There will always be unpredictability to some degree when it comes to mobile work, but that doesn’t mean you can’t still strive for more control over what to expect. By minimizing known uncertainties—like accounting for, say, the potential for unexpected urgent jobs—and reducing variability whenever possible, mobile workers have more time to deal with the true unknowns that pop up. And the more support you can build into the process, the easier it is for mobile workers to adapt to changes.

Recommendations for greater predictability:

  • Provide workers a consistent way to report and escalate problems: Make it easy for workers to report delays, accidents, no-shows, or difficult customer situations. The less effort it requires, the more likely your workers are to keep you (and your customers) informed when something happens.
  • Provide a consistent system for changing appointments: Make it easy for customers to cancel, reschedule, and change appointments. When your schedulers and dispatchers aren’t overwhelmed by calls, they can stay focused on supporting mobile workers. A simple system that automatically notifies mobile workers directly when changes occur, like updates in a mobile app or push notifications on their device, ensures everyone has up-to-date information without creating more work.

Gathering Data and Tracking Workforce Progress

Improving the employee experience starts with getting employees’ perspective. Consider using pulse surveys to get feedback from deskless employees about what’s working well and what should be improved. With the first pulse survey as a benchmark, you can collect feedback on a regular basis and compare it to your starting point.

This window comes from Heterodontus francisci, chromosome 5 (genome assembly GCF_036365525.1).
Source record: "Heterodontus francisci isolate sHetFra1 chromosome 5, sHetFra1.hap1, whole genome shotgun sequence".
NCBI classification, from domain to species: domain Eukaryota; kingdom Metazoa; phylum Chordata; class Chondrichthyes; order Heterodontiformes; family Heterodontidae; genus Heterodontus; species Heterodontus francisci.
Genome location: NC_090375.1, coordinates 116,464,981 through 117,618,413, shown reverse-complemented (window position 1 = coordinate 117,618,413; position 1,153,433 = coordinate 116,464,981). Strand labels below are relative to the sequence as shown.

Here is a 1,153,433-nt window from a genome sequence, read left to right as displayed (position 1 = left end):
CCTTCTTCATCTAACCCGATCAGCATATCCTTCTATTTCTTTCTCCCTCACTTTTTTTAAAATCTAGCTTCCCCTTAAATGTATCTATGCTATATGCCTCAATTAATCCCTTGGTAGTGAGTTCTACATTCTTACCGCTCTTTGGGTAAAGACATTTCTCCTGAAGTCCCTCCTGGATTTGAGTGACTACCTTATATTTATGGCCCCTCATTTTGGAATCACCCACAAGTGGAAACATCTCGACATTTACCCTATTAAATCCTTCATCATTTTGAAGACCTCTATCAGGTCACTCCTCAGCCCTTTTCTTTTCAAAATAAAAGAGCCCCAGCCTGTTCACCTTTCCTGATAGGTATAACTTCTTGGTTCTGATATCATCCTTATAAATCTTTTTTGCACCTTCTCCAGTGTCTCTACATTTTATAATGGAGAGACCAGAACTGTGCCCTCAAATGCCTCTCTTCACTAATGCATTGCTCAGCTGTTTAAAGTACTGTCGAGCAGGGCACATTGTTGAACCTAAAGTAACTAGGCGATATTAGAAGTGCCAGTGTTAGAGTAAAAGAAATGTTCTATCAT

This employee-level data helps company leaders understand where workers are coming from and create data-driven solutions. For example, leaders may assume that travel time is the main roadblock in day-to-day efficiency, but survey data may show that a lack of communication or access to customer information is the biggest source of frustration. With better information, leaders can target the biggest pain points and create strategies to address the root cause of issues. 

Find the right tools to improve the mobile employee experience

Mobile workers want to feel trusted and supported when it comes to doing their job. They want to know their employer trusts them to work independently and to take control of their own schedules, and they want a greater amount of predictability in their day-to-day work. 

Luckily, with the right technology, it’s easy for businesses to address these desires through improved communication, scheduling, and productivity reporting. A robust software solution can enable companies to find the sweet spot for scheduling influence, employee autonomy, and predictability. By using a platform that offers direct and contextual communications, real-time information, and support for workers, companies can achieve the perfect balance between the legitimate authority of management and the autonomy of mobile workers.

Skedulo is designed to empower and engage mobile workers to perform their best in the field through intelligent staff scheduling, communication, and job matching, as well as self-serve access to data, tools, and management. It’s just what your workforce needs to boost predictability, worker autonomy and influence over scheduling, and efficiency.

Get started with Skedulo’s Buyer’s Guide to Mobile Workforce Management today.